While this action may appear in response to the Trump-era 301 duties, this past week’s decision has its beginnings during the Obama administration – when in 2012 the WTO established a panel to address Chinese complaints about unfair duties imposed by the United States on products such as paper, tires and solar panels. At that time, the U.S. argued the duties were necessary to counteract the alleged “dumping” of Chinese-made goods in the US market. 2 years later, the WTO Dispute Settlement Body sided with China when they permitted China to place tariffs on $2.4 billion in US goods.

WTO siding with China is nothing new, in 2019, another WTO arbitrator allowed China to levy duties on $3.6 billion worth of US imports.

Since China’s entry into the WTO, the US government has complained about the US’ unfair treatment in the WTO dispute settlement system. It was former President Donald Trump who stopped the WTO Appellate Body from hearing cases when the Trump administration blocked appointment of new Judges. Ironically, after the Biden administration took office, new Judges were appointed and cases were heard – leading to this current win for China.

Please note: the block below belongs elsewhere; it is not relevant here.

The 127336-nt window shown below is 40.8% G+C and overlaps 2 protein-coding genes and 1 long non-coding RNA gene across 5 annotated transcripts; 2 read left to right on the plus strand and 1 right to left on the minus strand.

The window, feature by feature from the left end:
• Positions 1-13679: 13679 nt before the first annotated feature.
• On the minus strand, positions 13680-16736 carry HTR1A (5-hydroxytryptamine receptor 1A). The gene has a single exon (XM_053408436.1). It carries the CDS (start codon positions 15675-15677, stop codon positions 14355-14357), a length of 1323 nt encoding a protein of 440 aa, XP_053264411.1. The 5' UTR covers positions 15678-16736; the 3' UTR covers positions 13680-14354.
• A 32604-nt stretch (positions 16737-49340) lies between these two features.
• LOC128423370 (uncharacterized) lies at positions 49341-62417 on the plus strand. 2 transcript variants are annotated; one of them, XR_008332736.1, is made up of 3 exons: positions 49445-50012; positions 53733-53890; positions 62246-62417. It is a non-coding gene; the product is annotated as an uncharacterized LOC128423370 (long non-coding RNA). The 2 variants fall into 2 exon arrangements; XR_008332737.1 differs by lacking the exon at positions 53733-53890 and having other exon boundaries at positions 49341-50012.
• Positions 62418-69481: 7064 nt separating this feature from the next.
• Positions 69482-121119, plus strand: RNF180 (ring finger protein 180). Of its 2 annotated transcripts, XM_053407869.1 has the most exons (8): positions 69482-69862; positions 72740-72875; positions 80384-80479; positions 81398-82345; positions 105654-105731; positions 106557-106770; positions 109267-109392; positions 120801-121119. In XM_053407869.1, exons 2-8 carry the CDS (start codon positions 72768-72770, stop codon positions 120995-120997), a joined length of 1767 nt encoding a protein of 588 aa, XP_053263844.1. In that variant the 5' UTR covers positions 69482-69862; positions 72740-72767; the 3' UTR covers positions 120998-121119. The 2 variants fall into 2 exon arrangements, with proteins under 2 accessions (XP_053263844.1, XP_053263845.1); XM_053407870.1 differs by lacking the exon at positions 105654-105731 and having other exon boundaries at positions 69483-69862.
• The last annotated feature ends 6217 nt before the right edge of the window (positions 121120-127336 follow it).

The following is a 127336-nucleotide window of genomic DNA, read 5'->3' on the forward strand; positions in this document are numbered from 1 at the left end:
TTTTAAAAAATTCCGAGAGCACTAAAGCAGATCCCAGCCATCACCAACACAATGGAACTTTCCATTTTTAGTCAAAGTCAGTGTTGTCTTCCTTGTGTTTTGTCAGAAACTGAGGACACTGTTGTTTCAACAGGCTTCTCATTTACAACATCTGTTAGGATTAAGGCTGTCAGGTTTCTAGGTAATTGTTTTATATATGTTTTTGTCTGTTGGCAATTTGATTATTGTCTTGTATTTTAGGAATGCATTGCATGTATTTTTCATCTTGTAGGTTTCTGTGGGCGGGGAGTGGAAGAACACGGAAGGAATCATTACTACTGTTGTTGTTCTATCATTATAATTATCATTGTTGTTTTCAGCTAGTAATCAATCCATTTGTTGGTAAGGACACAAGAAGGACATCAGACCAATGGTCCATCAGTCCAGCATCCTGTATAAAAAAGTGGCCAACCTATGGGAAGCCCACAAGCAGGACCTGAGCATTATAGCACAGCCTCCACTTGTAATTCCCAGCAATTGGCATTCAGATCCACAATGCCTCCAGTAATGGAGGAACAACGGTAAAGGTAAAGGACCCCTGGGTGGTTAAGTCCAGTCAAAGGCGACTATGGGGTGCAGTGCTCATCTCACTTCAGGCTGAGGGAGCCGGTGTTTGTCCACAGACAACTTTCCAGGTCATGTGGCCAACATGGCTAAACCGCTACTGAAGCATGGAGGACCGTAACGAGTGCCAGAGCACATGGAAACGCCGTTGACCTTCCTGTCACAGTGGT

President Trump to sign Uyghur Human Rights Policy Act in response to China’s persecution of Muslim Uyghurs.

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According to CBN News, the Trump administration will sign the “Uyghur Human Rights Policy Acts” this upcoming week – legislation that was passed through both houses of the usually contentious Congress.

The passage of the “Uyghur Human Rights Policy Acts” is the first legislation passed by any nation that has addressed Uyghur’s political, economic, social and religious rights and persecution by China’s communist party. The significance of the new act is the ability to impose Magnitsky sanctions against Chinese officials who have been responsible for persecuting religious and ethnic minorities in China.

The Russia and Moldova Jackson–Vanik Repeal and Sergei Magnitsky Rule of Law Accountability Act of 2012 (Magnitsky Act) authorizes the US government to sanction individuals who perpetrate human rights offenders, freeze their assets, and can ban individuals from entering the US.